Last summer CIPC’s ArtsConnect program worked with several community organizations to present two free community performances of Camille Saint-Saëns’ very child-friendly Carnival of the Animals. This spring the fun will continue at the Rainey Institute, a Cleveland institution that has been providing the community with education and programing in the performing and visual arts for more than 100 years.
Saint-Saëns composed Carnival of the Animals while on holiday in 1886. The piece is written for two pianos and an orchestra, and has fourteen movements that use sounds created by the instruments to mimic the sounds of animals. The composer viewed the work as a bit of fun, adamantly insisting that it not be performed in public until after his death in order to not detract from what he considered his more serious work. In 1922, just four months after his death, Carnival of the Animals was given its public debut in Paris. It has since become one of one of Saint-Saëns’ most enduring and popular works.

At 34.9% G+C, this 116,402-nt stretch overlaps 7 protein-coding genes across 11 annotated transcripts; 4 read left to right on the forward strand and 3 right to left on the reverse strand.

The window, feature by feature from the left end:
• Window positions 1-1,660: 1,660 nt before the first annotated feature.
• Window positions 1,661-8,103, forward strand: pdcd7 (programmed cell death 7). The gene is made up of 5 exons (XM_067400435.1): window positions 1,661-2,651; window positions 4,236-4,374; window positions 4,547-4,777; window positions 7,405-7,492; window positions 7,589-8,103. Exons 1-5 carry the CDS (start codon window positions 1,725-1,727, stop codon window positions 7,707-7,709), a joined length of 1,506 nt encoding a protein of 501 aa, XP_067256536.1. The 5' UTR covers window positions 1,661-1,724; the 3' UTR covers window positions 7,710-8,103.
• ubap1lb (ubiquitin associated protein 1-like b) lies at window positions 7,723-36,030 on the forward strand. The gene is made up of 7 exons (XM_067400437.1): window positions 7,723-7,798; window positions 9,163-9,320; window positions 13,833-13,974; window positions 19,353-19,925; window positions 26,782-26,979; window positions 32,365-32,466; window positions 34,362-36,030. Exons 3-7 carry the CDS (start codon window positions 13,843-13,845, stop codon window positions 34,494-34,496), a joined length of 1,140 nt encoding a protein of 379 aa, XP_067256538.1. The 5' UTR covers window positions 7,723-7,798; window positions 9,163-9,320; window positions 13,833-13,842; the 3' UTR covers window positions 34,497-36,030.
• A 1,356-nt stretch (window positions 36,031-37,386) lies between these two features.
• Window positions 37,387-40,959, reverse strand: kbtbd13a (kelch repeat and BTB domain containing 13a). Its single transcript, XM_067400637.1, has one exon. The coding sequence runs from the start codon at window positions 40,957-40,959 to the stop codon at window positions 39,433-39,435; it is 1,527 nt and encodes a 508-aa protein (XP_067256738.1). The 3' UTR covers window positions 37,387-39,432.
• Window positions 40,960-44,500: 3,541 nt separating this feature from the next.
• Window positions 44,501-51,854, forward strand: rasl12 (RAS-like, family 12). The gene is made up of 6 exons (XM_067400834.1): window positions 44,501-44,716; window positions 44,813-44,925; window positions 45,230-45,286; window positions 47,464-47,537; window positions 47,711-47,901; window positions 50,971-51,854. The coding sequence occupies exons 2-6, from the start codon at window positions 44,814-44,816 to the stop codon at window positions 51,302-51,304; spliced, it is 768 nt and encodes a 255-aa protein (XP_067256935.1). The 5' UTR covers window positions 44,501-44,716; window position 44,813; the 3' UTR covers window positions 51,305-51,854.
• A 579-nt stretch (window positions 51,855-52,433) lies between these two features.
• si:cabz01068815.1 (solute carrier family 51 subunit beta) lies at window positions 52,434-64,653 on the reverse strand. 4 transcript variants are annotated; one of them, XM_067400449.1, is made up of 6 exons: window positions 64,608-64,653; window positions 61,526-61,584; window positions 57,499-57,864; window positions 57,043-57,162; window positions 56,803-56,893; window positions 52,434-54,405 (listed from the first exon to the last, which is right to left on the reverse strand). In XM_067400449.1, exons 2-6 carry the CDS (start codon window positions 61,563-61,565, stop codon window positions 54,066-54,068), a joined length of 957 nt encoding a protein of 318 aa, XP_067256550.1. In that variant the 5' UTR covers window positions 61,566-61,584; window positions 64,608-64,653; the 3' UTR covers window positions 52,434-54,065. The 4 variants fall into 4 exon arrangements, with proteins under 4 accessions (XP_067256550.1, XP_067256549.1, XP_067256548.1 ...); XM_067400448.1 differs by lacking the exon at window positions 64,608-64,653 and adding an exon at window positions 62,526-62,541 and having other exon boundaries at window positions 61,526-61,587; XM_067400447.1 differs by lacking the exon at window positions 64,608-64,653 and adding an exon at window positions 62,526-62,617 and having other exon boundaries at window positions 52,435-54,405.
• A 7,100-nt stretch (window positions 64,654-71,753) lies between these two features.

The performance at the Rainey Institute will consist of a special two-piano arrangement performed by ArtsConnect musicians. Rainey Institute students will perform a limited number of the orchestral parts on stringed instruments. Simultaneously, more students will act out the animal parade using hand-painted masks, while others recite rhymes written to accompany the music by Jack Prelutsky, America’s first Children’s Poet Laureate. The entire concert, characterized by humor, fun, and flights of fancy, lasts just 25 minutes.
Sophié van der Westhuizen, Director of the ArtsConnect program, explained that the student musicians are all participants in the Rainey Institute’s El Sistema program, which is led by Courtney Watson. “El Sistema is a music learning program founded in Venezuela more than 30 years ago to help disadvantaged children,” van der Westhuizen said. “It has since spread worldwide, helping to effect social change through community engagement and music learning.”
The concert will be held at the Rainey Institute on Friday, April 15 at 5:15 pm. It is free and open to the public and families with children of all ages are welcome and encouraged to attend.